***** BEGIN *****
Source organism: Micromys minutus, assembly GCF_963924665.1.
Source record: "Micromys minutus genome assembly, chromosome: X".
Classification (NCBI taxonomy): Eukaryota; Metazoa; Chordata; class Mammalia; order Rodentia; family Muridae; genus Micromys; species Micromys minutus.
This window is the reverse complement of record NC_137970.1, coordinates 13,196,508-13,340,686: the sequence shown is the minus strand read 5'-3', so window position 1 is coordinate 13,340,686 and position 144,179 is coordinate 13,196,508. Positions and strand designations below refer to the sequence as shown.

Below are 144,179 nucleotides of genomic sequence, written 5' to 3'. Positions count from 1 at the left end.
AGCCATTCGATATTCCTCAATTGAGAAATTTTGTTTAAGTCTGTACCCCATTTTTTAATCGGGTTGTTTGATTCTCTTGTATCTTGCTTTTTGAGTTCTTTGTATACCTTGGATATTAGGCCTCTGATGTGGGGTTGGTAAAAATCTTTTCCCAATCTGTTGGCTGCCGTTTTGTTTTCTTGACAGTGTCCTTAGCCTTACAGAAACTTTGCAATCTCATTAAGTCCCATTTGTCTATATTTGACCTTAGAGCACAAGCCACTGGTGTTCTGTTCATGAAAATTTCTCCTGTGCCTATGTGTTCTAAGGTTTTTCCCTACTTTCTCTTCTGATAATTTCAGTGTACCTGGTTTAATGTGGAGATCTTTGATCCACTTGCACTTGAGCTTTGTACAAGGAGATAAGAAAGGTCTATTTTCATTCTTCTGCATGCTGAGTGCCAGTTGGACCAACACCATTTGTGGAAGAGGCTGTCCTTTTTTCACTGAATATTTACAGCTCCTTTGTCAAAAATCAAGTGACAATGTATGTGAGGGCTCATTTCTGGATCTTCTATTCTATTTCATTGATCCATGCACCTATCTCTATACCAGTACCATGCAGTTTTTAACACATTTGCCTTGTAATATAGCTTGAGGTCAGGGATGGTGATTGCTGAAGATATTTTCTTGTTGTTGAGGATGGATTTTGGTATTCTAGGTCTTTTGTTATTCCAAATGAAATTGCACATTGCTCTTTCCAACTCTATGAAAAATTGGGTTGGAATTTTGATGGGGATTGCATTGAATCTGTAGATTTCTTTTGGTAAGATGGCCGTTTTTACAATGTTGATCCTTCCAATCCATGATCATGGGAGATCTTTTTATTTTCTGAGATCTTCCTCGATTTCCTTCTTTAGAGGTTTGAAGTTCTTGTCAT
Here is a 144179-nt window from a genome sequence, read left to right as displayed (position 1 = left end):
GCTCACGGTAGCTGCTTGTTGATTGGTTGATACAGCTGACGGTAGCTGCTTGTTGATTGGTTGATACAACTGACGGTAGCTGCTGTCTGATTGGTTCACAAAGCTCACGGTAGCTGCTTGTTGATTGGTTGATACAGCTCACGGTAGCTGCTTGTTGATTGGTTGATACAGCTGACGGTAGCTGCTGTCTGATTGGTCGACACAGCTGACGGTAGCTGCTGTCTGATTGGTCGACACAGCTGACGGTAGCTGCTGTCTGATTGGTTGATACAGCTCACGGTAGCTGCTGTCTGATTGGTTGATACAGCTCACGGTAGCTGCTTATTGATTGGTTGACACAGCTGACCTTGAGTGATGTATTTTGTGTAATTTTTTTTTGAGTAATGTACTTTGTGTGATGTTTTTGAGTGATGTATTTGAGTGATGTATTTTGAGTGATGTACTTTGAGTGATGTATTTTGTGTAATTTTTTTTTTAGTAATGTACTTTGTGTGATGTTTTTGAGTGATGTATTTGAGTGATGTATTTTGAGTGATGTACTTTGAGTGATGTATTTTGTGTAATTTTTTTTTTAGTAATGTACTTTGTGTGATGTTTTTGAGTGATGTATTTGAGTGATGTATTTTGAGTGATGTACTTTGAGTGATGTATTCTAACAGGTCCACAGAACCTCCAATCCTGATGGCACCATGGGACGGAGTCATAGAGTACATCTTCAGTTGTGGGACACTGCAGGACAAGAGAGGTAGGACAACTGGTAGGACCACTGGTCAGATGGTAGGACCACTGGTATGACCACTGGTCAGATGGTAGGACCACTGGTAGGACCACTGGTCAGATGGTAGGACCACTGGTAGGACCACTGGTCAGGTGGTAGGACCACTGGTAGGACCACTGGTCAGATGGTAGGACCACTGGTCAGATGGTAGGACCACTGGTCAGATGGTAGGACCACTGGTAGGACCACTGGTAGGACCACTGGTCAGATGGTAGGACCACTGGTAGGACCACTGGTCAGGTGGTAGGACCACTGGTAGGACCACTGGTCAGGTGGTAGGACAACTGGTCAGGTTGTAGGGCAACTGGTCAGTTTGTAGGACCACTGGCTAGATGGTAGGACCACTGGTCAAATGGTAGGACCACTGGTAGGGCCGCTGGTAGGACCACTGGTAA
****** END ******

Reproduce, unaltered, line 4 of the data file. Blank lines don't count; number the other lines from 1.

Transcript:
This window is the reverse complement of record NC_137970.1, coordinates 13,196,508-13,340,686: the sequence shown is the minus strand read 5'-3', so window position 1 is coordinate 13,340,686 and position 144,179 is coordinate 13,196,508. Positions and strand designations below refer to the sequence as shown.